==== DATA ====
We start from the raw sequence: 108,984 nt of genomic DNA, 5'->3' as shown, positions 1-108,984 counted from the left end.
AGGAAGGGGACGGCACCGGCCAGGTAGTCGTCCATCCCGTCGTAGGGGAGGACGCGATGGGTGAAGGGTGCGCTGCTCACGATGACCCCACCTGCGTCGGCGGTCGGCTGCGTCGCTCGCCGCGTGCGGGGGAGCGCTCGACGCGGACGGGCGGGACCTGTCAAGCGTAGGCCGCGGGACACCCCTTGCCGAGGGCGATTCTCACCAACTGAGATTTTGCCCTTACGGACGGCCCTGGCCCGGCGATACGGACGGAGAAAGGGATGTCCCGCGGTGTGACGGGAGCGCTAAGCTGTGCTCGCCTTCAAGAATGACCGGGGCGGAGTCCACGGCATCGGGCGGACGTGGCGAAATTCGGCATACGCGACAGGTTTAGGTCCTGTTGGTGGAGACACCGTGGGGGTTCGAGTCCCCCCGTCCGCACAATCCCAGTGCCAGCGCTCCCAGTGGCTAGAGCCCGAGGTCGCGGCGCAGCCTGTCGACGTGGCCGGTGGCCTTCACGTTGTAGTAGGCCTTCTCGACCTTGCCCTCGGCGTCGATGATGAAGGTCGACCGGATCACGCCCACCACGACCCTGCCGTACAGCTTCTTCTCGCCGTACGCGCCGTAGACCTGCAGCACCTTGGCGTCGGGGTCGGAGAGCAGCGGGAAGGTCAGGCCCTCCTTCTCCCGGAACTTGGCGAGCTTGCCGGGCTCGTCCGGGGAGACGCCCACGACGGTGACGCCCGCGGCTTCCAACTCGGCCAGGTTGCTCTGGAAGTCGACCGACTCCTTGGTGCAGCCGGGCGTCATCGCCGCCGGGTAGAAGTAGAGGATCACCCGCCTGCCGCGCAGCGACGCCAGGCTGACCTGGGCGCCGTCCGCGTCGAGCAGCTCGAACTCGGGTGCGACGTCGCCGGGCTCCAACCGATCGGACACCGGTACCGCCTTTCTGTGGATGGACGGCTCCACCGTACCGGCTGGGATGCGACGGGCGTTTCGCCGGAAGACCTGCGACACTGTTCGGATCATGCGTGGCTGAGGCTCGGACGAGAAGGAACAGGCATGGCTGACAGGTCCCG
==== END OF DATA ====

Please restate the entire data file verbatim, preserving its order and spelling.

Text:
We start from the raw sequence: 108,984 nt of genomic DNA, 5'->3' as shown, positions 1-108,984 counted from the left end.
AGGAAGGGGACGGCACCGGCCAGGTAGTCGTCCATCCCGTCGTAGGGGAGGACGCGATGGGTGAAGGGTGCGCTGCTCACGATGACCCCACCTGCGTCGGCGGTCGGCTGCGTCGCTCGCCGCGTGCGGGGGAGCGCTCGACGCGGACGGGCGGGACCTGTCAAGCGTAGGCCGCGGGACACCCCTTGCCGAGGGCGATTCTCACCAACTGAGATTTTGCCCTTACGGACGGCCCTGGCCCGGCGATACGGACGGAGAAAGGGATGTCCCGCGGTGTGACGGGAGCGCTAAGCTGTGCTCGCCTTCAAGAATGACCGGGGCGGAGTCCACGGCATCGGGCGGACGTGGCGAAATTCGGCATACGCGACAGGTTTAGGTCCTGTTGGTGGAGACACCGTGGGGGTTCGAGTCCCCCCGTCCGCACAATCCCAGTGCCAGCGCTCCCAGTGGCTAGAGCCCGAGGTCGCGGCGCAGCCTGTCGACGTGGCCGGTGGCCTTCACGTTGTAGTAGGCCTTCTCGACCTTGCCCTCGGCGTCGATGATGAAGGTCGACCGGATCACGCCCACCACGACCCTGCCGTACAGCTTCTTCTCGCCGTACGCGCCGTAGACCTGCAGCACCTTGGCGTCGGGGTCGGAGAGCAGCGGGAAGGTCAGGCCCTCCTTCTCCCGGAACTTGGCGAGCTTGCCGGGCTCGTCCGGGGAGACGCCCACGACGGTGACGCCCGCGGCTTCCAACTCGGCCAGGTTGCTCTGGAAGTCGACCGACTCCTTGGTGCAGCCGGGCGTCATCGCCGCCGGGTAGAAGTAGAGGATCACCCGCCTGCCGCGCAGCGACGCCAGGCTGACCTGGGCGCCGTCCGCGTCGAGCAGCTCGAACTCGGGTGCGACGTCGCCGGGCTCCAACCGATCGGACACCGGTACCGCCTTTCTGTGGATGGACGGCTCCACCGTACCGGCTGGGATGCGACGGGCGTTTCGCCGGAAGACCTGCGACACTGTTCGGATCATGCGTGGCTGAGGCTCGGACGAGAAGGAACAGGCATGGCTGACAGGTCCCG